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Re: [WMASTERS] Grantha etc.
On Mon, 15 Sep 1997, George Hart wrote:
> I should like to make the point that standardizing a Tamil font and
> including "grantha" characters does not mean endorsing their use.
This is what Maraimalai adikal's, Parimelazakar's and my worry is.
I have given in this net historical evidence that this happened
in the past. It has come down mcuh after the tireless works
many like Maraimali adikal. Subsecuently the dravidian parties
which ruled/rule tamilnadu all helped/help development of tamil.
Now, we suggest to the TNG to officially recognize grantha as
part and part of tamil. This is where many misunderstand.
If grantha scripts were not standardized along with tamil
it does not mean they won't be available for use. Therer are
innumerable scripts, characters and figures available on the
internet. Any one who wishes to use why don't they
downl load and use it? What is the need to bundle it
offcially along with tamil? This is where I strongly
oppose others view. There are languuges which have
such phonems naturally in their language. Let them include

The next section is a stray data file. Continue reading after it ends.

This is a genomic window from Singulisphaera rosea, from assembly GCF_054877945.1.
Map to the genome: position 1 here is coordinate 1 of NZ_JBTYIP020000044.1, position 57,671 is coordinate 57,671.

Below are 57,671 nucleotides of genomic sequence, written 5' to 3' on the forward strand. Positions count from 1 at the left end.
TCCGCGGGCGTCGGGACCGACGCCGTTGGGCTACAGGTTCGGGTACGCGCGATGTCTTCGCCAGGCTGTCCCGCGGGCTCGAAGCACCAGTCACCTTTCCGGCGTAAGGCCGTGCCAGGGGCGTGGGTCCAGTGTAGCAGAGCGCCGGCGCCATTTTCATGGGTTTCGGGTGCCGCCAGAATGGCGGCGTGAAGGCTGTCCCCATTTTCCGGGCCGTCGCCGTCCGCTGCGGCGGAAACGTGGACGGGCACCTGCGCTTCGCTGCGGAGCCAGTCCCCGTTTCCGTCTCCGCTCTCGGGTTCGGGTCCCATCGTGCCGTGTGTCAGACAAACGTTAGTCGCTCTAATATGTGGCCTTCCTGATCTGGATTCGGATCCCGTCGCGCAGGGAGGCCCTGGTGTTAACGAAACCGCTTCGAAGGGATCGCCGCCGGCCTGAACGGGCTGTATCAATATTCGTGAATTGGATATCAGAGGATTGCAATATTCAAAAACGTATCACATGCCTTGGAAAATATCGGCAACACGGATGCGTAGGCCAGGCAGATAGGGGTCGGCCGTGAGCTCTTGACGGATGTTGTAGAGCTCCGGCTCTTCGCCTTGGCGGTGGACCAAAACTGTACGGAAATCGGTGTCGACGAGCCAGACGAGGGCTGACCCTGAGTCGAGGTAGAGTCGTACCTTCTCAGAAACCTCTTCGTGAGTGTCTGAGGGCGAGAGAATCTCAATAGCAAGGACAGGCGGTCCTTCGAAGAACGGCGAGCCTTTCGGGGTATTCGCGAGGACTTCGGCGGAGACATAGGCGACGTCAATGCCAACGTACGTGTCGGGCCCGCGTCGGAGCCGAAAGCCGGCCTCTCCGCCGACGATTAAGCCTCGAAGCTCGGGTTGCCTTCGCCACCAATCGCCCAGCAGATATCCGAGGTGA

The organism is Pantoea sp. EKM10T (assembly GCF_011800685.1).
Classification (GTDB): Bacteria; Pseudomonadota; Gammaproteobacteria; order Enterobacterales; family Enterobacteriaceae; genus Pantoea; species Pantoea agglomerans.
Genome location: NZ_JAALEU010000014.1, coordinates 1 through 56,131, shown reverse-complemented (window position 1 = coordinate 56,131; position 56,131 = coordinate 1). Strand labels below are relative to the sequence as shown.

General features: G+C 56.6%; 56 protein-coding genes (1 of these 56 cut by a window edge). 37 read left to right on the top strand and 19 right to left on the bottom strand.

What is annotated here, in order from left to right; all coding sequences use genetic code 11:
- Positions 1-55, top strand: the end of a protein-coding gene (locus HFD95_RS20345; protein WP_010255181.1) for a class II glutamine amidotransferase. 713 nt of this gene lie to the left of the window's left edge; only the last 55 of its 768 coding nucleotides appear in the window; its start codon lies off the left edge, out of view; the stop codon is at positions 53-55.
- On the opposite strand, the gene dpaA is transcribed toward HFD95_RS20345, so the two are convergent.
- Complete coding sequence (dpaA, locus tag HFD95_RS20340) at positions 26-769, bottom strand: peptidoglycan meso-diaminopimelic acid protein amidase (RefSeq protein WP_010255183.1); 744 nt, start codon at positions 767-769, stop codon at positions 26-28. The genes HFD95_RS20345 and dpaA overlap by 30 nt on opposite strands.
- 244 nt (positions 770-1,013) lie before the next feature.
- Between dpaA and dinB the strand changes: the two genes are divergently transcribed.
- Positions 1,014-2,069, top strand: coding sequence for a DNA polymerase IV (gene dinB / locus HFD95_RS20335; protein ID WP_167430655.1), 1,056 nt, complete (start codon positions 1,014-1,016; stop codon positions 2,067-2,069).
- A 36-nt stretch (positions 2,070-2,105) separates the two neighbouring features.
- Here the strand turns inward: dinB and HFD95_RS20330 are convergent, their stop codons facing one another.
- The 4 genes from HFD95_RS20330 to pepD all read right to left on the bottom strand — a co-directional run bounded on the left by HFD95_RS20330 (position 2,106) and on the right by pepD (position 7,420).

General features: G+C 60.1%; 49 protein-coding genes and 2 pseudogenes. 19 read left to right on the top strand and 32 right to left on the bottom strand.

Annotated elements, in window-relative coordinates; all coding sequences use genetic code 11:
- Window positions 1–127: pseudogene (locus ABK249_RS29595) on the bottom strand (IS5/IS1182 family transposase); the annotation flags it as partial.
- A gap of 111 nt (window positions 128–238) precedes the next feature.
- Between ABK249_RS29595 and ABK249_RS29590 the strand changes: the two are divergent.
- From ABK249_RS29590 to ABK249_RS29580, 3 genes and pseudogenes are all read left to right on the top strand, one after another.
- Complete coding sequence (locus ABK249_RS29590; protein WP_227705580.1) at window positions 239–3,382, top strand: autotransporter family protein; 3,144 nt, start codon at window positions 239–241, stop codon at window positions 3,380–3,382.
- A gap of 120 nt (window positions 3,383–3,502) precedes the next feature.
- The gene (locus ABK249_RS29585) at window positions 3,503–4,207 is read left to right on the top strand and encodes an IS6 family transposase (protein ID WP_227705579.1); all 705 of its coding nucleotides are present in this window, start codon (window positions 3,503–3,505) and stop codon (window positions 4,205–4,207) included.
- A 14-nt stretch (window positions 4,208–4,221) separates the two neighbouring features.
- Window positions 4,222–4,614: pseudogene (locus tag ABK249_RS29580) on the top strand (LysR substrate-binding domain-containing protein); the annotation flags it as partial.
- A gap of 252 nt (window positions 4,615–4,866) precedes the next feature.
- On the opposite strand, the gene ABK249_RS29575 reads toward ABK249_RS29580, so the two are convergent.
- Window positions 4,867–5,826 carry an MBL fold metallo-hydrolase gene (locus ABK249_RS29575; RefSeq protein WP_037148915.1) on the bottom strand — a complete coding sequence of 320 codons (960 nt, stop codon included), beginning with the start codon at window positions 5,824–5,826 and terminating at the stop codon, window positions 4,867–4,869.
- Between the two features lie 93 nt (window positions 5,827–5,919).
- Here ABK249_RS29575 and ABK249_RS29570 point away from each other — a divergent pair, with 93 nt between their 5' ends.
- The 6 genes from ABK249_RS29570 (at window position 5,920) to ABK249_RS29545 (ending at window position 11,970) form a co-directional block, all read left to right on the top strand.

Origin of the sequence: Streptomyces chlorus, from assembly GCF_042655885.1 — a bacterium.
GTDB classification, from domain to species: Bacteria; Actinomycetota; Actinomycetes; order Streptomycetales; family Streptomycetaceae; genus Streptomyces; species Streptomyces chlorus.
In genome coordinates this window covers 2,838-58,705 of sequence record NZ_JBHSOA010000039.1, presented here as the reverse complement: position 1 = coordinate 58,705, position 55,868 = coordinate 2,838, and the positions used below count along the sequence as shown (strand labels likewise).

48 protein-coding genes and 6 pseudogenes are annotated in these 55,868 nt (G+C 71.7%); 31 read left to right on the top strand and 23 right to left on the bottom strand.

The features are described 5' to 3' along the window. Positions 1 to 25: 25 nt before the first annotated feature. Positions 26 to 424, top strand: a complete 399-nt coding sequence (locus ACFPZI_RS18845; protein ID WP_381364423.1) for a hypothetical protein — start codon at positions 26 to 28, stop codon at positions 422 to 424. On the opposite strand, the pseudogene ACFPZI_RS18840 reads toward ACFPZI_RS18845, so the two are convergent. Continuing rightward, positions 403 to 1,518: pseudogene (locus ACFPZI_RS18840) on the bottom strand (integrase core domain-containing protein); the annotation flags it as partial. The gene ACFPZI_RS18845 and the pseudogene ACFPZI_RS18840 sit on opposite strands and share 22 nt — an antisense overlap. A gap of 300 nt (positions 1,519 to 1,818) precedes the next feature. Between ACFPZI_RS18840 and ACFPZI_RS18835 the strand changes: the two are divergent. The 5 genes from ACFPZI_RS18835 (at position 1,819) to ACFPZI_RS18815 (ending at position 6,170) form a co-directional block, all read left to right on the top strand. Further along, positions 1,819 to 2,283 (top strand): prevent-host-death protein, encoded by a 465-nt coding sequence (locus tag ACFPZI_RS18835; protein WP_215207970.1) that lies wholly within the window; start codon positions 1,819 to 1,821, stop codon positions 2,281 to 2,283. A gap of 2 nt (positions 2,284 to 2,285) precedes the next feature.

those fonts in thier language. Any one who wants to use
those scripts, let take the pain of finding it or switching
fonts and use it. It looks every body is so interested
to save grantha as opposed tamil.
If anyone wants to limit the usage of grnatha scripts and
sanskritise tamil, this is the way. I am sure it will not
eliminate the use of such scripts. Some one argue
that if we do not bundle with our tamil SW, some one is
going to provide those scripts and people who wish to
use are always going to use. I have no worry about
such people. Let them coin tingleskrit words and let
tamils try to over come such attempts.
Where in the world that in font encoding of one language
would worry about the fonts of some other language?
This is the first time I am seeing this attempt.
Instead of talking about tamil fonts, we are wasting most
of our time in talking about something that is foreign
to tamil. Are we going to worry about all other phonems in the
world? No body answered this question.
If not, then why these grandha scripts?
That is when, George, you said, it is part of tamil.